Steven Norrington’s League of Extraordinary Gentlemen

When I first heard that a movie was planned for Alan Moore’s exquisite graphic novel League of Extraordinary Gentlemen, I thought to myself, “This could either be a very good thing … or a very bad thing.” When the advertising campaign hit, unveiling the preposterous LXG acronym, my hopes took a downturn. Still, I held out hope that something good might come of the effort. Alas, it was not to be. The product that director Stephen Norrington and screenwriter James Robinson have foisted upon unsuspecting viewers is 110 minutes of lifeless celluloid cleverly masquerading as a movie.

So where did they go wrong? Since I’ve already admitted to being a fan of Moore’s graphic novel, let me get my fan girl complaints out of the way first. While it’s not unexpected that movies originating from comics will have a different plot than the original, LXG is so far removed from its original source as to have been utterly disinherited by the immediate family. Where the comics reveled in intelligent, witty repartee, the movie relies on toss-away one-liners the actors should rightfully be embarrassed to have been paid to utter (Dorian Gray to Mina Harker: “I always knew I’d nail you one more time. I didn’t know it’d be literally”).

And the characterizations … bear no resemblance to the originals, save in superficial ways. Miss Wilhemina Murray (Mina Harker in the movie) never once dresses up in a leather-looking bodysuit, summons bats and runs around sucking the blood out of the baddies in the comics. In fact, what’s special about her stays under wraps — under her tasteful scarf — for the entire run of the first series of comics. Her role as the leader of the League has been handed over in the movie to Connery’s Quatermain (a strapping great white hunter here, rather than Moore’s laudanum-weakened old man), and her crowning achievement at the end with M has been given to interloper Tom Sawyer. Instead, she’s handed a scientific bent and an inane fling with Dorian Gray, which serves only to set up the above line. What’s done to her role is the worst by far, but it’s typical of the damage done.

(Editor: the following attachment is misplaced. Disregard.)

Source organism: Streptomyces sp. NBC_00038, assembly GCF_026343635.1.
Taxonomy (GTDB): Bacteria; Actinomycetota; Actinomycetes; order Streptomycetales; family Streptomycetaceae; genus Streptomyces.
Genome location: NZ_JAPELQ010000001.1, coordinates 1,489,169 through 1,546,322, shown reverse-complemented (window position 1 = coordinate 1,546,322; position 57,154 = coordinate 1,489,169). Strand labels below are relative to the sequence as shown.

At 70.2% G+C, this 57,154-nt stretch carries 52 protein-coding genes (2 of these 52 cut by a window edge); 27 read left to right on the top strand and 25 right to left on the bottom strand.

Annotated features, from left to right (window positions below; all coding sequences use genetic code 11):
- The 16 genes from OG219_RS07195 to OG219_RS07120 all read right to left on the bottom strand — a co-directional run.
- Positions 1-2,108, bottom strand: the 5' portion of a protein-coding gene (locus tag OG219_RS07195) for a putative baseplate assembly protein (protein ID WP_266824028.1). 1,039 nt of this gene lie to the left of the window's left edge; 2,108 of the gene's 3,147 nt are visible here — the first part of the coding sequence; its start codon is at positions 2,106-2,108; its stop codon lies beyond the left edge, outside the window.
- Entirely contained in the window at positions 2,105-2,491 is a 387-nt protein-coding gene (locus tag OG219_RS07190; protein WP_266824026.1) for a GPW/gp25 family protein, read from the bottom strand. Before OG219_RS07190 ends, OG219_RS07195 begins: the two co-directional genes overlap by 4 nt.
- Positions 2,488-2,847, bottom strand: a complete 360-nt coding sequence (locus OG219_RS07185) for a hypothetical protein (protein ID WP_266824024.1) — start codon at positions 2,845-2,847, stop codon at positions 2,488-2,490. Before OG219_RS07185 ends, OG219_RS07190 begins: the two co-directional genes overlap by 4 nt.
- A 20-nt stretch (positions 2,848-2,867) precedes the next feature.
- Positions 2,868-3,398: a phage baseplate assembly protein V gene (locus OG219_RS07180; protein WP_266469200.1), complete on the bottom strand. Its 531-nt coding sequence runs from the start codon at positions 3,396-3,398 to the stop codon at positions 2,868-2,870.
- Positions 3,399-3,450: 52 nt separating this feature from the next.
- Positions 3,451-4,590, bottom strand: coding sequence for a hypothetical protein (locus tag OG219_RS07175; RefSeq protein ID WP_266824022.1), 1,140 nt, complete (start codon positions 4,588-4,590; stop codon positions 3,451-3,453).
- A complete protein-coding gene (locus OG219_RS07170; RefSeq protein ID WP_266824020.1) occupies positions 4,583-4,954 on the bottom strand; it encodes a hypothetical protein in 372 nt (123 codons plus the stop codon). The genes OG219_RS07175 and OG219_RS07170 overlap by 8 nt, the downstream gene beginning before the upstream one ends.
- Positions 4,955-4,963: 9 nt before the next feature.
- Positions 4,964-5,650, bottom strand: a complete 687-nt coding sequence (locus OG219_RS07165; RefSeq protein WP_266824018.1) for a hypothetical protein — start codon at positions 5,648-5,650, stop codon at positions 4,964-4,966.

There’s more, but the sun is over the yardarm and I’ve better things to do….

And so, if I accept that the movie has really not one iota to do with the source material beyond shared names, and move on, how does it fare on its own merits? Wait. Merits? Let’s see … it’s less than two hours long. That’s something, right? But seriously now, the plot is a jumbled rehash of a gazillion other action movies. The headline might read: Megalomaniac Millionaire M Manipulates Mayhem. Nothing new to see here. Move along.

So, what about the acting? Unfortunate, at best. Connery was a poor choice for Quatermain, for he’s really nothing more than playing Sean Connery here, merrily chewing up the scenery around him. Peta Wilson replaced Monica Bellucci as Mina Harker early in the film’s infancy (probably a wise career move for Ms. Bellucci), and more’s the pity, as her Mina is rather bland (when she’s not rapaciously exsanguinating M’s henchmen that is). Stuart Townsend’s Gray comes across at first as smugly wry, but before long he’s naught more than smugly smarmy. Shane West takes top honours, actually, for being at least inoffensive in what is an unfortunate throwaway stereotype role.

To top things off, the special effects are shoddy (obvious matte paintings abound) and the fight scenes are poorly choreographed, chaotic and overlong (especially when the focus is on Nemo or Quatermain). Inexcusable, for an action movie. Furthermore, even if I accept the fantastical nature of the Nautilus (though couldn’t they have made it look a wee bit more like a squid?), I can’t possibly accept that it could sail into the canals of Venice. Nope. Not buying that. There’s suspension of disbelief, and then there’s just plain ridiculous.

The worst of it is, the ending perfectly set up a sequel. Gods help us, one was more than enough.

In short, save your money and your time. Go buy the graphic novel. You’ll thank yourself in the morning.

(Twentieth Century Fox, 2003)

About April Gutierrez

Since last we met our intrepid book reviewer, April Gutierrez, she’s moved halfway around the world to the land of the rising sun. Home is now Fukuoka, the largest city on Japan’s west-most main island, Kyushu. The Japanese boast of their homeland’s four seasons, but April recognizes just two: Granrodeo tour season and … the rest of the year. During the former, she’s running around Japan from Hokkaido to Okinawa, mixing sightseeing with awesome rock concerts. The rest of the time, she’s busy exploring shrines and temples closer to home and regretting she has but one stomach to offer up to Japanese cuisine.